Also found in SmalltalkLanguage, where one uses the at: message to retrieve elements from a container by key.

ForthLanguage values and constants obey this principle. You can even obtain execution tokens for them for deferred execution.

There are issues with this, as computation of a value and retrieval of storage can have different semantics beyond implementation:

While these differences don't completely invalidate Meyer's advice (one could come up with different naming schemes for queries with semantic differences noticeable to the client while maintaining the overall same syntax), they do illustrate an important point. Behaviors which are noticeable to the client should either be discoverable by the client, or at least documented in some way.

It should also be noted that Meyer's advice only ought to apply to external clients - while a = y.get_foo() or a = y.get(foo) ought to be preferred over a = y.foo (using C/C++/Java syntax), inside the implementation of an object direct getting and setting need not be discouraged. (And at some point, you will need a language primitive for retrieving an element from a record.) Even inside an implementation, scattering direct get/set references makes subsequent variable refactoring much more tedious.

It should further be noted that CommonLisp gives you both UniformAccessPrinciple and specialized interfaces for different datastructures. All of the Lisp datatypes - lists, arrays, association lists, hash tables, vectors, et al - can be accessed with 'elt'. Additionally, they each have their own accessor functions which typically offer better performance than the generic 'elt'. Arrays have 'aref'. Simple vectors have 'svref'. Hash tables have 'gethash'. Strings have 'char'.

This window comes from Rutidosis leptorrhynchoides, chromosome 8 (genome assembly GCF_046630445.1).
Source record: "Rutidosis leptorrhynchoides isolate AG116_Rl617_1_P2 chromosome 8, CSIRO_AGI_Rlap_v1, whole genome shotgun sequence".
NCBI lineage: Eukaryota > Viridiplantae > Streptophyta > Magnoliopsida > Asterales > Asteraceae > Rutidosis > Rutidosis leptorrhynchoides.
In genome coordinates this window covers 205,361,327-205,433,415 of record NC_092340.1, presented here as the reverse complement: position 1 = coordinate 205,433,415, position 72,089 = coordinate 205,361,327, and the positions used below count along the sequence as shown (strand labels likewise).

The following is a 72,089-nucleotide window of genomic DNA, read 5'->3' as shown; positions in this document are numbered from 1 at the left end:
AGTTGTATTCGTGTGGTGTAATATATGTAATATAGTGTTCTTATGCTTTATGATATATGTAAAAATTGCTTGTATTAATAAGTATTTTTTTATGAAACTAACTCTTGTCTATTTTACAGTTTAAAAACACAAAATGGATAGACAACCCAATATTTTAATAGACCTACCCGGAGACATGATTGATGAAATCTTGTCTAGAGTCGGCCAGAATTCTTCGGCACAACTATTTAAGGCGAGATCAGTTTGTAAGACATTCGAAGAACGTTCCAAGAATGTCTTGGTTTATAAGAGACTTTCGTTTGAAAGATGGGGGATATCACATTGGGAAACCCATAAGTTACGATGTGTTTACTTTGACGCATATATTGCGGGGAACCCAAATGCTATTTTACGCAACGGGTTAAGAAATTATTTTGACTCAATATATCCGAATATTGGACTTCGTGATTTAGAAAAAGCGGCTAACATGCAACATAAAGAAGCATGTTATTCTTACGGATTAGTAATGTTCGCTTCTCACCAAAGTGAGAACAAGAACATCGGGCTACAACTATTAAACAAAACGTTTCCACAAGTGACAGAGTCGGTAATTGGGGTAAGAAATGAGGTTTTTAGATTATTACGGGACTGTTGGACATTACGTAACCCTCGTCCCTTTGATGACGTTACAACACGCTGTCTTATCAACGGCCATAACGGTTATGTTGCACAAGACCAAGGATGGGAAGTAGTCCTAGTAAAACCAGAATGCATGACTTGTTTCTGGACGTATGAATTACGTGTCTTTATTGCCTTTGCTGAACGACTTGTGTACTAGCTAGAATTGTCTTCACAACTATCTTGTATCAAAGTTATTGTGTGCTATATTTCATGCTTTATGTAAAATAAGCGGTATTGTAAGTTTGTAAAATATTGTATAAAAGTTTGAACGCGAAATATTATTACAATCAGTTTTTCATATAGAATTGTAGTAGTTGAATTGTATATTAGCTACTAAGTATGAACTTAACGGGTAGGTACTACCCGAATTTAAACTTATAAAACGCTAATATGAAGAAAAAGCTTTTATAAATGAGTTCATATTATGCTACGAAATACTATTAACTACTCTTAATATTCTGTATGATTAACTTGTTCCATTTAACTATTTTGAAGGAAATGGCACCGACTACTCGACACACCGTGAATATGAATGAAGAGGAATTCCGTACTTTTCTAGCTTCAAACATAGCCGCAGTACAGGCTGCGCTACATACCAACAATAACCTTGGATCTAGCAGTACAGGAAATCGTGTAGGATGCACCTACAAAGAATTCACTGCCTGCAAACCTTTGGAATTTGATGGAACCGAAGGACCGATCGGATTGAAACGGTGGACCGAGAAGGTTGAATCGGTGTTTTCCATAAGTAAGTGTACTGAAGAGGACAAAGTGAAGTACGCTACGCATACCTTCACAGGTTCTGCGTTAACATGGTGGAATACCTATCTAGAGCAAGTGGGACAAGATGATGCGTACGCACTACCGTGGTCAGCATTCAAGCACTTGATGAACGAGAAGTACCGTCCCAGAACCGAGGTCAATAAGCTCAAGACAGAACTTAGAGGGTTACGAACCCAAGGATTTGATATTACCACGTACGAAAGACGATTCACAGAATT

Thus, in cases where these subtle distinctions are significant to the client, they can use a type-specific access function. In other cases, they can use the uniform accessor.

Although the idea carries a nice idealism, one thing that bothers me about it is that it hides the cost of getting the result. An example from my website is the difference between what would otherwise be Florida.voteCount and Florida.countVotes(). One may take 3 days to calculate and the other is just referencing a pre-calculated attribute. If we have to reference that information multiple times in a given algorithm, the calculated version would bankrupt the machine. There are also advantages to isolating what is data and behavior that help with DivideAndConquer and multi-language info sharing, but I think we've had this debate before. I'll link it here when/if I encounter it again. -- top

Seems to be related to AccessOrientedProgramming

BertrandMeyer has a new article on this topic http://www.eiffel.com/general/monthly_column/2005/Sept_October.html. Seems to talk about the simplicity of allowing setter methods and value set to be truly the same, and a new compromise.
CategoryObjectOrientation (because that is the category of the quoted book at the top of the page)